Video: Fears arise over swine flu vaccine

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    >> thank you very much.

    >>> americans fearful of the flu and fearful of the vaccine. michael shermman and dr. nancy snyderman , host of the dr. nancy program on msnbc. doc, i begin with you.

    >> sure.

    >> we've established some version of a conversation around the swine flu . walk us through the rational and irrational fears when it comes to a vaccination like this in your opinion.

    >> if swine flu popped in a couple of months earlier this would roll in as a normal vehicle seen and we wouldn't have the scare and misconceptions about it. the reason you want to get this shot it will keep you healthy. this h1n1 swine flu has not been seen by most young people because this is something that jumped species. we are seeing deaths in otherwise young healthy kids. that's why the cdc and fda and people like me saying get your kids vaccinated.

    >> michael , your thoughts and the basis on which you offer your skepticism around the vaccine in general and this one specifically.

    >> well, we at skeptic magazine track conspiracy theories and fear mongering of all kinds. what you have in a case like this is an unusual strain of the flu that may be referables the 1918 flu that killed tens of million of people. so that generates a lot of negative media attention and the internet access sent waits that.

    >> the h1n1 is not spanish flu so you can't put the two in the same -- you can't put them in the same pot.

    >> well, what i'm saying is that some conspiracy theory people do and they generate conspiracy theories how the ama and government and pharma in cahoots about this. and news disturbing about banning all kinds of vaccines or avoiding vaccines because of it is leading to autism which is not true and other such medical conditions . tracking this, it's very disturbing, because if we hit below the herd immunity in which certain communities are already close to this where you can see a comeback of a lot of communicable diseases because too many parents are not getting their kids vaccinated out of this fear-mongering.

    >> you have just crystallized crystallizedizcrystallized it into the most argument of getting vaccinated. he is absolutely right. if you want to keep the populous healthy the herd has to be immunized and we are a generation that forgot what it's like to see whooping could have and measles break down people. a conspiracy that the government has made h1n1 and urging white people to get vaccinated and they will become sterile and black government will take over the government. that is the cuckoo stuff out there.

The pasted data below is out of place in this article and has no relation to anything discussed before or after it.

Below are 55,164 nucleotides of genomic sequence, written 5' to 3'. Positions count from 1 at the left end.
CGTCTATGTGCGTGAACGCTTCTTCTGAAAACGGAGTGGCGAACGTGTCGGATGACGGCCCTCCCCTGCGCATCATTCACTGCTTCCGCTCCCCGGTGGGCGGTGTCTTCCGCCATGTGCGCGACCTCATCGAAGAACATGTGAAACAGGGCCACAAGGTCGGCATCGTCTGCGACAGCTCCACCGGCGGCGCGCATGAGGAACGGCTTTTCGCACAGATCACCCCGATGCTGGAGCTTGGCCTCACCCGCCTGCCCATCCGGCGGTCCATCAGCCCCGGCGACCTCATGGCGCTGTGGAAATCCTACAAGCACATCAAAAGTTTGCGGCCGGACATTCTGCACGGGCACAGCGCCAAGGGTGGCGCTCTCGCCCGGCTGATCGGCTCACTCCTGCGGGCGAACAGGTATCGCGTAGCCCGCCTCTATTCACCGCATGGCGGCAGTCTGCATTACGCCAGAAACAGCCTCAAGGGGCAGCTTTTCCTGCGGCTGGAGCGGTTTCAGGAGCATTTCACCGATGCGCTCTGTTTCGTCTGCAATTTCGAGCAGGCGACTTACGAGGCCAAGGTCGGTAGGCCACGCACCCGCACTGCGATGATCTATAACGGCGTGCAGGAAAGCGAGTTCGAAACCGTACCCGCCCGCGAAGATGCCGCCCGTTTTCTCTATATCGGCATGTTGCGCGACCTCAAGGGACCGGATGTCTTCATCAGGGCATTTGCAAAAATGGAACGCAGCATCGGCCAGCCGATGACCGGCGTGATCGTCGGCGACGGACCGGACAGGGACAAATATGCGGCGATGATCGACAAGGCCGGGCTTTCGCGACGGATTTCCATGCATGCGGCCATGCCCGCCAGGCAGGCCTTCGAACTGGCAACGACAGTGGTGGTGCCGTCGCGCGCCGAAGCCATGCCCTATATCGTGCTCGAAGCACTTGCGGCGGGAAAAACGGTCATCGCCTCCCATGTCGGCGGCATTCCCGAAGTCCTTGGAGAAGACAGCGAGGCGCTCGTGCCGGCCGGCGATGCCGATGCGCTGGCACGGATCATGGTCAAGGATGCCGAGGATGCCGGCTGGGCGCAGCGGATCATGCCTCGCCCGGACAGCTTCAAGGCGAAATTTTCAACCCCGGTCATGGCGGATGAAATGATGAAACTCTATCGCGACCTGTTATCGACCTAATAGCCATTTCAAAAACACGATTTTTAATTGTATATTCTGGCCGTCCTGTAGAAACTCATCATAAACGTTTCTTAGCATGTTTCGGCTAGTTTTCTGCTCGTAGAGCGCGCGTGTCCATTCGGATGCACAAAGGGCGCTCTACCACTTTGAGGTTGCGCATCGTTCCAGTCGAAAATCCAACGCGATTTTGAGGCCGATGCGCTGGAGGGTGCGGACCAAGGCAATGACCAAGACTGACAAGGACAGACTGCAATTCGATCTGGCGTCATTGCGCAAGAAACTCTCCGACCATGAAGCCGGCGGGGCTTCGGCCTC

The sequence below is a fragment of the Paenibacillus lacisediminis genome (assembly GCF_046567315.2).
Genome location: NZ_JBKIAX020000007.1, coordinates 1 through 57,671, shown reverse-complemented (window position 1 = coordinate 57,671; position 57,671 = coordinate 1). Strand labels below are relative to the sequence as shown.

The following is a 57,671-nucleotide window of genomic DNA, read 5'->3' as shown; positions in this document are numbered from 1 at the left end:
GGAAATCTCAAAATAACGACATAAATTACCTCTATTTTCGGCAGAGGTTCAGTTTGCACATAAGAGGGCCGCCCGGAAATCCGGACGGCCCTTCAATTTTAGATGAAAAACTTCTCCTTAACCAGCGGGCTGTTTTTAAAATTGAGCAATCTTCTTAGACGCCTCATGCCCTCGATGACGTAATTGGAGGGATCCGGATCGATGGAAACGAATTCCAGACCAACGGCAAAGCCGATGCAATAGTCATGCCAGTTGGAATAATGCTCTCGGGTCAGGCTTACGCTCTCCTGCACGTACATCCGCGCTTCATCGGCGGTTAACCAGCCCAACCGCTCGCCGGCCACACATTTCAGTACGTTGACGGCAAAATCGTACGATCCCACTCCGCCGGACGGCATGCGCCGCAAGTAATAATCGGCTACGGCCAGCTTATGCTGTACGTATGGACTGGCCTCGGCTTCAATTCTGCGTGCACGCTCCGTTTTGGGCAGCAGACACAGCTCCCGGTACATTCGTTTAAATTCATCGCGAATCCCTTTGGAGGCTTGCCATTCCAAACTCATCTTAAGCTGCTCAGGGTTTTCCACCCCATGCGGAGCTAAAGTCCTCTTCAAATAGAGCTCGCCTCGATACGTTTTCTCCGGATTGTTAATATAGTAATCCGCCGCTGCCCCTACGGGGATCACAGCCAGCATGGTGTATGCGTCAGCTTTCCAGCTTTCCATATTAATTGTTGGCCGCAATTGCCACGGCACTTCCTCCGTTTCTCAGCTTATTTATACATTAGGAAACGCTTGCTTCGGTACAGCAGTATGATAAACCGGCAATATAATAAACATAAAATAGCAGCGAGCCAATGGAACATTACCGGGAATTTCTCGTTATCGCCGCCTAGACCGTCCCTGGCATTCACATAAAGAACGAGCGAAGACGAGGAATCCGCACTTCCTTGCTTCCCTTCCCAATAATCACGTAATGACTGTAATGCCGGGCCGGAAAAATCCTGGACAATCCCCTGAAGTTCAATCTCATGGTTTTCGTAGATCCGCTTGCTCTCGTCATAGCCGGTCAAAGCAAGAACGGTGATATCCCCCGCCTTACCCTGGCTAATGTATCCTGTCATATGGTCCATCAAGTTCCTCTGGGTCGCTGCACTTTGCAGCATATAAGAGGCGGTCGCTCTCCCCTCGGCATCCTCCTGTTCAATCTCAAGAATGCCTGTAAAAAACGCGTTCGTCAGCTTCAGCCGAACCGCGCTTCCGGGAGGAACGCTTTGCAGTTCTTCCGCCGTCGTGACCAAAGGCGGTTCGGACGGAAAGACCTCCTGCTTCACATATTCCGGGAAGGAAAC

>> it speaks to the credibility of the establishment, whether the medical establishment -- in other words, as these theories bubble --

    >> they aren't theory. it's craziness!

    >> start to affect more people's judgment because they feel like the establishment lacks credibility in general.

    >> here is what makes me crazy. scientists have spent their lives trying to figure out how to give you a shot so you won't get ill. it, to me, is a scientific breakthrough of the last hundred, probably forever! so it makes me crazy. so hear someone really smart talk about why your immunity matters is quite refreshing.

    >> well, michael , high praise from a skeptic herself, dr. nancy snyderman . she should write for your magazine. thank you both so much. nancy, of course, every day with you at noon on msnbc. contessa?

updated 10/6/2009 10:46:30 AM ET 2009-10-06T14:46:30

Vaccine is the best tool against swine flu despite reports of a few minor side effects from the initial campaign in China, the World Health Organization said.

Four out of 39,000 people vaccinated against H1N1 in China have had side effects such as muscle cramps and headache, WHO spokesman Gregory Hartl said.

"Adverse events are fully to be expected, especially these mild types," Hartl said Monday, adding that this was particularly true in cases where very large numbers of people are being vaccinated.

The vaccination campaign will soon move to Australia, the United States and parts of Europe, he said, encouraging people — especially health care workers — to be vaccinated.

"The vaccine is the single most important tool that we have against influenza," Hartl said. "For certain groups such as health care workers, it's doubly important to get vaccinated because health care workers have the ability to protect both themselves and to protect others by getting vaccinated."

The U.S. government will be tracking possible side effects when mass flu vaccinations begin this month in hopes of quickly detecting any rare problems that are actually caused by the vaccine and not pure coincidence.

U.S. health authorities hope to give swine flu vaccinations to more than half the 300 million-plus population in just a few months.

The last mass inoculations in the United States against a different swine flu, in 1976, were marred by suggestions of a link in some cases to a rare paralyzing condition, Guillain-Barre syndrome.

Scientists never could prove that the vaccine really was linked to the syndrome, an often reversible but sometimes fatal paralysis.

Copyright 2009 The Associated Press. All rights reserved. This material may not be published, broadcast, rewritten or redistributed.

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